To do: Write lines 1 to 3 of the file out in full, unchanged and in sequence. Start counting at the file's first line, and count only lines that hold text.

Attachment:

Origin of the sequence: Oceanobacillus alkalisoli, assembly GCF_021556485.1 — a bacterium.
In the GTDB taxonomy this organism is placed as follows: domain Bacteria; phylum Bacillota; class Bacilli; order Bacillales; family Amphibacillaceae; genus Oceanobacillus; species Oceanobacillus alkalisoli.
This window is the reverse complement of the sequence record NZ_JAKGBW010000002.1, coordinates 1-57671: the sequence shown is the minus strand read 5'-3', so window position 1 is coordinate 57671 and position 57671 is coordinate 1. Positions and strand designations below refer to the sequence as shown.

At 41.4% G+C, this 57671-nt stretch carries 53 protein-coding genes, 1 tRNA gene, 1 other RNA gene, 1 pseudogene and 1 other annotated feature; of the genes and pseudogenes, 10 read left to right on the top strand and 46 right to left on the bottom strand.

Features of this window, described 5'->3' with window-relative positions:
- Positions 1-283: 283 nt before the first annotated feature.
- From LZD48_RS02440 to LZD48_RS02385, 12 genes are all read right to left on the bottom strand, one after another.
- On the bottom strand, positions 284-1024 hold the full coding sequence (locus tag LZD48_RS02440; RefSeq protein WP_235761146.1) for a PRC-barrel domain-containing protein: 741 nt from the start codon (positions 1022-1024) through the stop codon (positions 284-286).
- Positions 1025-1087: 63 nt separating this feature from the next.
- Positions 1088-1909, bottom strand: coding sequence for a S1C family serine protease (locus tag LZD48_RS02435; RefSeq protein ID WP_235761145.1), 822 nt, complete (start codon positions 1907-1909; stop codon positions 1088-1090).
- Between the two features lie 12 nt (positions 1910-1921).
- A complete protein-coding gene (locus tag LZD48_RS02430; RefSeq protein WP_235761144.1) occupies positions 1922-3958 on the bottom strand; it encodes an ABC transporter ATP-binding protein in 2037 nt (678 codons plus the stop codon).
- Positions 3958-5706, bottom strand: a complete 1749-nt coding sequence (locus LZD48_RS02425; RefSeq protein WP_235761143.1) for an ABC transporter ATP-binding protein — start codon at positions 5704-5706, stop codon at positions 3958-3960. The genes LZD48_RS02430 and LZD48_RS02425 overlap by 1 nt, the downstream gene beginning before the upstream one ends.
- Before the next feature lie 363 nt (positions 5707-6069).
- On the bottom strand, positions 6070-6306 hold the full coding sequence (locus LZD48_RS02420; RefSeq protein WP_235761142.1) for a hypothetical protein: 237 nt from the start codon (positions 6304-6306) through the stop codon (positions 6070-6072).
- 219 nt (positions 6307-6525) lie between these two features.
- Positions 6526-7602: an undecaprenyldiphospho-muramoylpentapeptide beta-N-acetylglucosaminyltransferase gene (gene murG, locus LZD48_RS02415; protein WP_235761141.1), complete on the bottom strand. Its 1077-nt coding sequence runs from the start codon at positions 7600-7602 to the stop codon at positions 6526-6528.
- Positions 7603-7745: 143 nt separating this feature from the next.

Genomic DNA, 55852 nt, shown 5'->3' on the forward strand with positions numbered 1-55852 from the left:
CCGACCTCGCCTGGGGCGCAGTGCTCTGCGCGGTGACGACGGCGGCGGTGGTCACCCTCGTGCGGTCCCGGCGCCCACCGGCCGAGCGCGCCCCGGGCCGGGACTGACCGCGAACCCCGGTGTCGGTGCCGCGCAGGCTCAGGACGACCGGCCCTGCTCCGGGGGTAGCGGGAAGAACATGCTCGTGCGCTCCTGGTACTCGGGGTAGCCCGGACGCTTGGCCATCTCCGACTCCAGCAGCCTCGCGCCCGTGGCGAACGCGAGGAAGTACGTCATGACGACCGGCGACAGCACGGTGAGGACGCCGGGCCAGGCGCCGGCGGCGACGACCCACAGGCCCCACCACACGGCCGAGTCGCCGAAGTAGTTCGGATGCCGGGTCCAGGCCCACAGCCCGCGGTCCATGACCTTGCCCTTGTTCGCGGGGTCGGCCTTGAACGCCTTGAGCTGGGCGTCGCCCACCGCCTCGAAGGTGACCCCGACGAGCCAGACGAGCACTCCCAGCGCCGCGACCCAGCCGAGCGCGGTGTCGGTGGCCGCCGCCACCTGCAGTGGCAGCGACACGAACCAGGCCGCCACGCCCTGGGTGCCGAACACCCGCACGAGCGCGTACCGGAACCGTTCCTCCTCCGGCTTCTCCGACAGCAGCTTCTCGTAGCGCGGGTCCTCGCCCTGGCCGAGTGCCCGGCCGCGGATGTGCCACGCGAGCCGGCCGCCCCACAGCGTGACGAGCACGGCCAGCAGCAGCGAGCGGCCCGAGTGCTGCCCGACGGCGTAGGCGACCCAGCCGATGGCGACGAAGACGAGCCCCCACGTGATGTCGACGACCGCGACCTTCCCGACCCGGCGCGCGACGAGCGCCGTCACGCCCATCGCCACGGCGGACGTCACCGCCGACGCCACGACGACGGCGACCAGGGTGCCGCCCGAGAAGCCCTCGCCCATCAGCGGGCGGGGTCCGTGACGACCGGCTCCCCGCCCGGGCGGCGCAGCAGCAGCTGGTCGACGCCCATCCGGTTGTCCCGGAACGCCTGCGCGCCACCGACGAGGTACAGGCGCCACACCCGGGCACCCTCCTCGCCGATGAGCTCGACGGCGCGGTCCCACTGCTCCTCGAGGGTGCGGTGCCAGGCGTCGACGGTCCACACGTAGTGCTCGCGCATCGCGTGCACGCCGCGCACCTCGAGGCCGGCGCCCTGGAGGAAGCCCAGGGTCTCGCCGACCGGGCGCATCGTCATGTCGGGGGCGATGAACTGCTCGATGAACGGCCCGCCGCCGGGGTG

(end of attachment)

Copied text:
Origin of the sequence: Oceanobacillus alkalisoli, assembly GCF_021556485.1 — a bacterium.
In the GTDB taxonomy this organism is placed as follows: domain Bacteria; phylum Bacillota; class Bacilli; order Bacillales; family Amphibacillaceae; genus Oceanobacillus; species Oceanobacillus alkalisoli.
This window is the reverse complement of the sequence record NZ_JAKGBW010000002.1, coordinates 1-57671: the sequence shown is the minus strand read 5'-3', so window position 1 is coordinate 57671 and position 57671 is coordinate 1. Positions and strand designations below refer to the sequence as shown.